The move follows damning criticism in a survey of PROs and journalists of the Government's modernisation drive that introduced Cabinet-style leadership structures five years ago.
Both groups want reform to make council politics easier for residents to understand.
In the survey, unveiled at LG Communications' annual conference in Nottingham, PROs said the new system meant they were now 'wrestling with unwieldy process, jargon and unhappy backbenchers'. And journalists have concerns over decisions being taken in secret.
LG Communications' newly appointed chairman Martin Watkins and Society of Editors director Bob Satchwell confirmed that both bodies would now be looking to work together to explore ways to lobby the Government for change.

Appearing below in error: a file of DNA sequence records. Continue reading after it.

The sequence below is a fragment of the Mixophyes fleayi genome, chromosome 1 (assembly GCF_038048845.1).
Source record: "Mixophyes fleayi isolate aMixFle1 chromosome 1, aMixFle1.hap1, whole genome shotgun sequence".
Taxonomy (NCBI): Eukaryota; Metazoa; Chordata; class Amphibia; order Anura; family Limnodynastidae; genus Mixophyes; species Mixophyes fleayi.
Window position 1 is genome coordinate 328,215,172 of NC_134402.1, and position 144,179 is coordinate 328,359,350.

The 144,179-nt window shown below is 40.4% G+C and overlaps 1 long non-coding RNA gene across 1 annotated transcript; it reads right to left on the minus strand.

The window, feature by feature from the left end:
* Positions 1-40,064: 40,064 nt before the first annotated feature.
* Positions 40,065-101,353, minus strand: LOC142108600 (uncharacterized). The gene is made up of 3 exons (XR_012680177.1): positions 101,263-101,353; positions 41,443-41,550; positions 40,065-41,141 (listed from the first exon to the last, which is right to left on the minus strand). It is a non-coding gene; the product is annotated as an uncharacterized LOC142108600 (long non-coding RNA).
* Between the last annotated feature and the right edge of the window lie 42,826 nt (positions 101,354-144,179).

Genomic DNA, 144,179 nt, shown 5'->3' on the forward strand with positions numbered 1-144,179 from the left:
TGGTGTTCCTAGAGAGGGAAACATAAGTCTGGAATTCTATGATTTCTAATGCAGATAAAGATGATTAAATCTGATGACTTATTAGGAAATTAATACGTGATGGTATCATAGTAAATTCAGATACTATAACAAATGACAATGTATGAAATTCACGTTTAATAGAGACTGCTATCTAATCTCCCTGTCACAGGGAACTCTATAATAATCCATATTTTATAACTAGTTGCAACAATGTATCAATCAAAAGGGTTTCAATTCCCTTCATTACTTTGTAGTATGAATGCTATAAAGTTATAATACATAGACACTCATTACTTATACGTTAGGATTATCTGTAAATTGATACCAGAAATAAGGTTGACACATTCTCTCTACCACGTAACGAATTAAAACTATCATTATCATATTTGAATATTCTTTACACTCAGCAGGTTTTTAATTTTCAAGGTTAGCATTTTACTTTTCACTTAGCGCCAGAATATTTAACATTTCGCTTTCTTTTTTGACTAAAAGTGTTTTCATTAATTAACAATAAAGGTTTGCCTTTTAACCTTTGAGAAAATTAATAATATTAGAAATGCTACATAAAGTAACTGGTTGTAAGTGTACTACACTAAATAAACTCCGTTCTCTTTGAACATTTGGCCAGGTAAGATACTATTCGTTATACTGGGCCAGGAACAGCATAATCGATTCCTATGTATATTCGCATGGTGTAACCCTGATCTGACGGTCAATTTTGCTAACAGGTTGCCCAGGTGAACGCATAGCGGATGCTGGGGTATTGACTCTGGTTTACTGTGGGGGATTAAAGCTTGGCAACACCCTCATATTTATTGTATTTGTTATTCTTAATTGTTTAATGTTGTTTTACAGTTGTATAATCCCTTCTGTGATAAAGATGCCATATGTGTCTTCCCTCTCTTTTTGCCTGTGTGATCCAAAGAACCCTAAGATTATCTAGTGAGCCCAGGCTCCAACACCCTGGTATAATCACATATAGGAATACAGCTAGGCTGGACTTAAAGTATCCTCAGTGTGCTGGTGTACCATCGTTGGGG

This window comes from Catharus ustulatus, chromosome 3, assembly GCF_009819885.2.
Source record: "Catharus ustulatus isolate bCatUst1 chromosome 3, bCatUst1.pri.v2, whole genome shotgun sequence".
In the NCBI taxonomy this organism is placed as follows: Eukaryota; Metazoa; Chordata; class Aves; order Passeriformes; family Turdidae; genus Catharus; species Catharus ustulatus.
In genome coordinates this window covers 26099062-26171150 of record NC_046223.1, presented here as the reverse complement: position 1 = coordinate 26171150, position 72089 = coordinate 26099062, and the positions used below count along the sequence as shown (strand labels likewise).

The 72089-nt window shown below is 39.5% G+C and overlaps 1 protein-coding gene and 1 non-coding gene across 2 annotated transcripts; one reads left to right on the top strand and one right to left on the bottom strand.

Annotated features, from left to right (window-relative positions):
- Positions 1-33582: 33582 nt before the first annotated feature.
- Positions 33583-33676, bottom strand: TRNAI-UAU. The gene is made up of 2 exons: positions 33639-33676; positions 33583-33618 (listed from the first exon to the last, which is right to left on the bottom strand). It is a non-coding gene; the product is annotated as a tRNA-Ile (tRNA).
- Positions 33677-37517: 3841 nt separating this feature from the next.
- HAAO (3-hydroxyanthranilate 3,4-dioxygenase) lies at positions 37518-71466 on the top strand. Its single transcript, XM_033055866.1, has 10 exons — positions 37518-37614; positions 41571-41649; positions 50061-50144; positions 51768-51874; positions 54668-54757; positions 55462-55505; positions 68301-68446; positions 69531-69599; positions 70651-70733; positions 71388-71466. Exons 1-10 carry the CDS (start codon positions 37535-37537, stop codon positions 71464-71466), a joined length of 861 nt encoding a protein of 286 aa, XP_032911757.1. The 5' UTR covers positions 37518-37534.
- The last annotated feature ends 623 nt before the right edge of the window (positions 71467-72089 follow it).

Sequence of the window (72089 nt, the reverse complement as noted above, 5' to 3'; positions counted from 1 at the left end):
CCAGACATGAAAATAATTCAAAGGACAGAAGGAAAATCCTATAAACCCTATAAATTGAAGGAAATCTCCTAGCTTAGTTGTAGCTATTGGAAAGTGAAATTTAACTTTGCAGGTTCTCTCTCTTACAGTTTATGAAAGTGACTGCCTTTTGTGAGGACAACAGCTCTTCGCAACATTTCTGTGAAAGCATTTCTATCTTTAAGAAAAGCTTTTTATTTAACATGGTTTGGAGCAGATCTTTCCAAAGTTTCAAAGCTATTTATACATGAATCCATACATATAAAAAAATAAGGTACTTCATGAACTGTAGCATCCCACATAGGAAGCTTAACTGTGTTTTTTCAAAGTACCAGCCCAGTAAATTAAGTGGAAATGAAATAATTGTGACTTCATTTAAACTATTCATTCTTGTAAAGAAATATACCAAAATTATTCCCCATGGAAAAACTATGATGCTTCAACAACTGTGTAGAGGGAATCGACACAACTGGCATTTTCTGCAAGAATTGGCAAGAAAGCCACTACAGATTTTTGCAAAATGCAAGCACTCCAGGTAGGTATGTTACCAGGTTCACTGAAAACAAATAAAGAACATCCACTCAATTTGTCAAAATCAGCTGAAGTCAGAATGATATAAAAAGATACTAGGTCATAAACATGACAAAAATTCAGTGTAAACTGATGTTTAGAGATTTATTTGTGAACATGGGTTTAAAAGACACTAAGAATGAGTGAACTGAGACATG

Satchwell said: 'Given the amount of public money local government spends on PR, they should be ensuring they are giving the public value for money by allowing PR professionals to communicate properly.'
The survey, carried out by Grant Riches Communications Consultants partner Carol Grant, revealed that 70 per cent of PROs and three quarters of journalists thought modernisation had not achieved the aim of making the democratic process easier to understand.
The increase in jargon was seen as a major factor by PROs. According to Grant, one PR officer said: 'We're wrestling with incommunicable names.
How do you introduce someone as chair of the community, information and support services overview and scrutiny committee!'
LG Communications secretary Michael Baker said he has been informed by the Office of the Deputy Prime Minister that further consultation over political structures was likely, but no timetable had yet been set.